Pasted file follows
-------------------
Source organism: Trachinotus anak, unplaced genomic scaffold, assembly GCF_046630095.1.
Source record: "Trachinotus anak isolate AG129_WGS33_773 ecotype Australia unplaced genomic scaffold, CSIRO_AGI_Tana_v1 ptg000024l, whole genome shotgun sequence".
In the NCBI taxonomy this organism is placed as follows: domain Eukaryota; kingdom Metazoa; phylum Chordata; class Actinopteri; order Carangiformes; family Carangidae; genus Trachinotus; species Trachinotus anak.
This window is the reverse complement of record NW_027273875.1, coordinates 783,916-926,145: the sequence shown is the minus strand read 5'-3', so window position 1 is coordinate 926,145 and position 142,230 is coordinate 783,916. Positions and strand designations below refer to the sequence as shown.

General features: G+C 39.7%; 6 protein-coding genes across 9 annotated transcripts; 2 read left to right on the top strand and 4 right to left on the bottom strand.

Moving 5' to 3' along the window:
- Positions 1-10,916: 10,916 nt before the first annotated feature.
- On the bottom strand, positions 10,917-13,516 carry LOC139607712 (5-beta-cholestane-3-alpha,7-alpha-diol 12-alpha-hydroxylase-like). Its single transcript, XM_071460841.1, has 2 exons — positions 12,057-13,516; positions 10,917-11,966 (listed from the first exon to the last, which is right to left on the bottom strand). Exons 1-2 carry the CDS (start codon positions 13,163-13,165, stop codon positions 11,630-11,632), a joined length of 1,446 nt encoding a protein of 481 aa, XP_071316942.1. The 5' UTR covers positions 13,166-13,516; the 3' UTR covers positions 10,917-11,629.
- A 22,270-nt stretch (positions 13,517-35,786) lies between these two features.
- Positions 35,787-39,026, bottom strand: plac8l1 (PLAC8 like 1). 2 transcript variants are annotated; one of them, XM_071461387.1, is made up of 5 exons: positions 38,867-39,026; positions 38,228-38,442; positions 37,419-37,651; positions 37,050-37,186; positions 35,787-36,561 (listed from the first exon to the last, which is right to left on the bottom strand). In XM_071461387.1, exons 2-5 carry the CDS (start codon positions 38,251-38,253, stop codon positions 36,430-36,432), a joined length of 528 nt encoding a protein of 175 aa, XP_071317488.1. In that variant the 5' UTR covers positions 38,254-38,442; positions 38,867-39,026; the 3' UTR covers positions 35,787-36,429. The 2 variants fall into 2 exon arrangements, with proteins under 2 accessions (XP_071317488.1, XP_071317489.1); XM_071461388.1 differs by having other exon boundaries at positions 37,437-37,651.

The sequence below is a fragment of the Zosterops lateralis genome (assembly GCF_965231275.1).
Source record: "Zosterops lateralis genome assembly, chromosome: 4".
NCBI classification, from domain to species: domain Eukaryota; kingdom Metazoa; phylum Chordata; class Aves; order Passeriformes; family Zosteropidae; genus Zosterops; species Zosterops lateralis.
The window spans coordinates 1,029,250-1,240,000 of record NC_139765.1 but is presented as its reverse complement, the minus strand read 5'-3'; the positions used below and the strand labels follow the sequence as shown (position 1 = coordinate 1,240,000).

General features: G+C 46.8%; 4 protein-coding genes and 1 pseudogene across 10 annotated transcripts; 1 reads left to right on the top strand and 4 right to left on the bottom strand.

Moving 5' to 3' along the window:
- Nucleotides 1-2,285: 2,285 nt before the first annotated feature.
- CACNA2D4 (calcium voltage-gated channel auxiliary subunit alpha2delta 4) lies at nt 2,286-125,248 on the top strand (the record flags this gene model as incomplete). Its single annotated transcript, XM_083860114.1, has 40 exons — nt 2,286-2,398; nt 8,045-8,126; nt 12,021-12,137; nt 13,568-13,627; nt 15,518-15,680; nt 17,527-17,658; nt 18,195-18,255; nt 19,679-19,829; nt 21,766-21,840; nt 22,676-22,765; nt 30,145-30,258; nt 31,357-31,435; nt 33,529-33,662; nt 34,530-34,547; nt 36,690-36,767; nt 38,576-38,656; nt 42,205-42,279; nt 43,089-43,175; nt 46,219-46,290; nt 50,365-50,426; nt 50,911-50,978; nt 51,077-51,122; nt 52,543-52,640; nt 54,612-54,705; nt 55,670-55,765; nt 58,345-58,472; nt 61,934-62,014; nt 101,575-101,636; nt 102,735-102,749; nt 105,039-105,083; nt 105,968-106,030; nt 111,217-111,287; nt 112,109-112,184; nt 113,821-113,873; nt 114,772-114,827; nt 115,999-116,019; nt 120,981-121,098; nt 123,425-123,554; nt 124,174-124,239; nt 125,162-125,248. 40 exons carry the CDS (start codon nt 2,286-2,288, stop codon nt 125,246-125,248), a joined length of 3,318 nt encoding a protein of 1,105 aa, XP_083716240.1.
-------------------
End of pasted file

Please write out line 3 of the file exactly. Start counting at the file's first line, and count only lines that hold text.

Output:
In the NCBI taxonomy this organism is placed as follows: domain Eukaryota; kingdom Metazoa; phylum Chordata; class Actinopteri; order Carangiformes; family Carangidae; genus Trachinotus; species Trachinotus anak.